The HEFi19 conference looks to the 4th industrial revolution and how the development of artificial intelligence and automation continues to take advantage of big data to change not only higher education but also graduate employment.
What implications does this have for learning and teaching in higher education? The options are endless and how these current and new technologies are implemented are decisions which are being made across the sector. In my own research, I am particularly interested in the field of design and design theory for learning. You might ask, is design a science or an art? A quantitative science based on numbers and statistics, or in contrast, based on a creative, intuitive, qualitative process. This thinking can be applied to how we go about the design of our programmes, modules, lectures, seminars and resources.
Underpinning the rise of the 4th industrial revolution is the proliferation of big data and the ability to process this data to inform us about our behavioural trends as well as modelling, to predict future behaviour. This includes how we interact with the web and social media but also how we interact with ‘things’. The Internet of Things (IoT) puts data collection in everyday objects and can tell us information from where the closest car parking space is in a busy city, to reminding us when our fridge at home is running low on milk.
Already we can mine huge amounts of data regarding learning and teaching:
- How many times, for how long and when a video (lecture) recording is watched
- Which online pages have been most visited and when
- How often and when books have been taken out of the library
- The number of online resources such as journals and ebooks which have been downloaded and when
Analysis of data such as this is revolutionising design practices in many fields to give ‘users’ a truly personalised experience. The field of User Experience Design is one that is harnessing and using much of this type of data. We are now seeing the emergence of Experience Design as a field in its own right, moving from industrial design of ‘things’ (objects) to products, services, information and organisations.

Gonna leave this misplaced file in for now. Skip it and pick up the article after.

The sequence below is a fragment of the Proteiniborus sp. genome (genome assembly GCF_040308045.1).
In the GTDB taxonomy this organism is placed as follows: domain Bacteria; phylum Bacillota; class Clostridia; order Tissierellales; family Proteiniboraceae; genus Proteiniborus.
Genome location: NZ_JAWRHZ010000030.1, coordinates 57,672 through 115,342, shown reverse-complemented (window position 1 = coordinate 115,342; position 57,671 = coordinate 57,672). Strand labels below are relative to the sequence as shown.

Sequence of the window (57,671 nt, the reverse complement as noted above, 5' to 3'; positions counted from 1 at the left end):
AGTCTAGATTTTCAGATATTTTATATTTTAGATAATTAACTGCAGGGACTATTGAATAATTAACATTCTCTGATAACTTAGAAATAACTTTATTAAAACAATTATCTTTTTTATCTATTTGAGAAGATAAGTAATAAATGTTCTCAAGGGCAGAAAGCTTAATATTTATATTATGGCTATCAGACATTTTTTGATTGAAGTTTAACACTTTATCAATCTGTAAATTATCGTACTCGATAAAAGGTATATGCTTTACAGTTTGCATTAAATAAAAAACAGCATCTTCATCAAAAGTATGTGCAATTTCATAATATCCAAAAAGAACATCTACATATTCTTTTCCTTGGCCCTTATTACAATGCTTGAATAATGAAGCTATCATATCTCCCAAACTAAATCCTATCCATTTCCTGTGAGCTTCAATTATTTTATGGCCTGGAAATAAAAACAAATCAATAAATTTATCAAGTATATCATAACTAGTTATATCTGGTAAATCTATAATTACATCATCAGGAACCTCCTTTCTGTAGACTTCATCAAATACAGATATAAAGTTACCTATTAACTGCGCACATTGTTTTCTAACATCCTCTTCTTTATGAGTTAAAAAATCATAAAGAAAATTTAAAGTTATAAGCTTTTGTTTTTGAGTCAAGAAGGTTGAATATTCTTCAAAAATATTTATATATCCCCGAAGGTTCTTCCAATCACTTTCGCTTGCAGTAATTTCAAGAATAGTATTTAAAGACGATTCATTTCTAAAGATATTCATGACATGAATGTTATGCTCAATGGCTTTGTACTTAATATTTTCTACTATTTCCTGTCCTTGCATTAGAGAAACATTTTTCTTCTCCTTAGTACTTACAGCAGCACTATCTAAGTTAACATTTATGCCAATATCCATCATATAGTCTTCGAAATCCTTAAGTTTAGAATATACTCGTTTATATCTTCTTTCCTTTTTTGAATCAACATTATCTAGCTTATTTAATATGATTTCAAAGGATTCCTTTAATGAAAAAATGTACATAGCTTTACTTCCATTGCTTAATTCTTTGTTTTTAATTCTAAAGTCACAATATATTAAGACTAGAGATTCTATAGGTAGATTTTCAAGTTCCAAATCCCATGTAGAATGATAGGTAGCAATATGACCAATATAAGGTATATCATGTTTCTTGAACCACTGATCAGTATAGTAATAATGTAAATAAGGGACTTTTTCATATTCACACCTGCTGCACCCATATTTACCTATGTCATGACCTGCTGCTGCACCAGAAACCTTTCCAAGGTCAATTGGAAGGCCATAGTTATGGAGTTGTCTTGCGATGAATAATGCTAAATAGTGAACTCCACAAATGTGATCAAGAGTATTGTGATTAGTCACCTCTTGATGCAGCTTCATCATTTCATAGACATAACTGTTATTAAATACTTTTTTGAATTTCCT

Returning to Design Theory, and a positivist movement of Design Science in the mid-20th century advocated that artefacts are designed using quantitative data. Here you may see design as taking analytic data from website visits and clicks and creating the ‘optimal’ website based on data. In learning and teaching this can be translated into the field of Learning Analytics. Carnegie Mellon University are trialling their OpenSimon Toolkit which collects data on learning activities. On the flip side we have the work of Donald Schön who studied professional practice and how designers went about their work in a more implicit and idiosyncratic way. Designers may come up with designs seemingly without an evidence base but based on experience, built up over years of practice. This in the field of design has been termed ‘designerly ways of knowing’ by Nigel Cross. Cross enthusiastically called for design to be part of education and the missing piece between science and the arts.
The data driven approach versus the more intuitive ‘gut feel’ is not an uncommon one in business and sport. Data is used in a variety of contexts to evaluate and improve. Sport widely use a huge amount of data to analyse performance, from Team Sky collecting huge amounts of cyclists’ performance and health data to the selection of baseball players. The Oakland Athletics Baseball team most famously used data analysis to draft their 2002 team and against the odds won the American League West. The general manager who masterminded this approach, Billy Beane, was played by Brad Pitt in the film, Moneyball. In golf, Bryson DeChambo is known as ‘the professor’ for his collection and analysis of data. In cricket, data collection can provide objective data rather than what may be conceived as opinion.
There are those that are not convinced by such data and its analysis. The more traditional football pundit seemingly doesn’t want to look at expected goal statistics. In business, a similar debate can be seen where some are using data to make decisions and automate in contrast with those that feel that experience and intuition are what really matters for business leaders and decisions.
So, how in practical terms can this help learning and teaching at the University of Birmingham? As designers of programmes, modules and learning resources should data rule our thinking or should we follow our experienced intuitive ‘gut feel’?
Or is there an opportunity for both to inform our design decisions?